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Dear Jim: We are remodeling our kitchen. When cooking, it always seems to be warmer than the rest of the house, uncomfortably so in the summer. Would installing a high-mass solid surface countertop help this at all? -- Paul G.

Dear Paul: A kitchen is the highest energy-usage room in a home. Most of this energy is just wasted in the winter and causes overheating in the summer. A gas range, with all the burners on is equivalent to running a small furnace.

Your idea of adding thermal mass in the various components in your kitchen makes a lot of sense, both for improved comfort and lower utility bills year-round. As the heat is being produced while you cook, it is slowly absorbed by the thermal mass instead of overheating the room air.

Mostly for aesthetic reasons, high-mass, solid surface countertops (slate, colored concrete, granite, tile, marble, etc.) are becoming increasingly popular for modern kitchens. With skyrocketing gas prices and the recent electricity shortages, energy efficiency should also be a consideration.

Natural slate is one of the most attractive and durable high-mass (over 20 pounds per square foot) countertop materials available. Slate is non-absorbing, so it will not stain and requires very little maintenance. Most countertop slate has a beautiful honed matte finish with an eased (rounded) edge.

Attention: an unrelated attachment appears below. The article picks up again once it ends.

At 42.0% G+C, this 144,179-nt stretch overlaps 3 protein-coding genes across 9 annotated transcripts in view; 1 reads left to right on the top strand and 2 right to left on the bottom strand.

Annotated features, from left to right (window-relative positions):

Colored concrete is becoming very popular and will offer the equivalent thermal mass and maintenance-free durability of slate. Concrete can easily be cast into any unique countertop shape. It is typically about 1.5 inches thick and is finished with either a troweled or a veined surface texture.

Granite has always been a popular choice for upscale countertops. It is not as heavy as the concrete or slate, but still has adequate thermal mass for efficiency and comfort. Granite is available in a variety of colors and patterns. It is a porous material and it must be sealed periodically.

Ceramic tile is an excellent countertop material because of its durability and decorative patterns. If the tiles are set in a heavy mortar base, its natural heat transfer properties can be effective. Ones with a color glaze look brilliant, but scratches are less apparent on natural unglazed tiles.

Engineered stone is another option and is often more reasonably priced. It looks and feels like real marble or granite, but it is actually composed of 93 percent quartz aggregate bonded together with resins. This creates a material that is often more durable with a more uniform surface appearance.

Other less massive, but attractive countertops includes solid wood (maple or oak), various durable laminates, solid resins and stainless steel.

Write for (instantly download -- Update Bulletin No. 419 -- buyer's guide of 13 attractive, high-mass countertop manufacturers listing materials descriptions, colors, features and a countertop material/pricing selector chart. Please include $3 and a business-sized, self-addressed stamped envelope.

James Dulley, 6906 Royalgreen Drive, Cincinnati, OH 45244.

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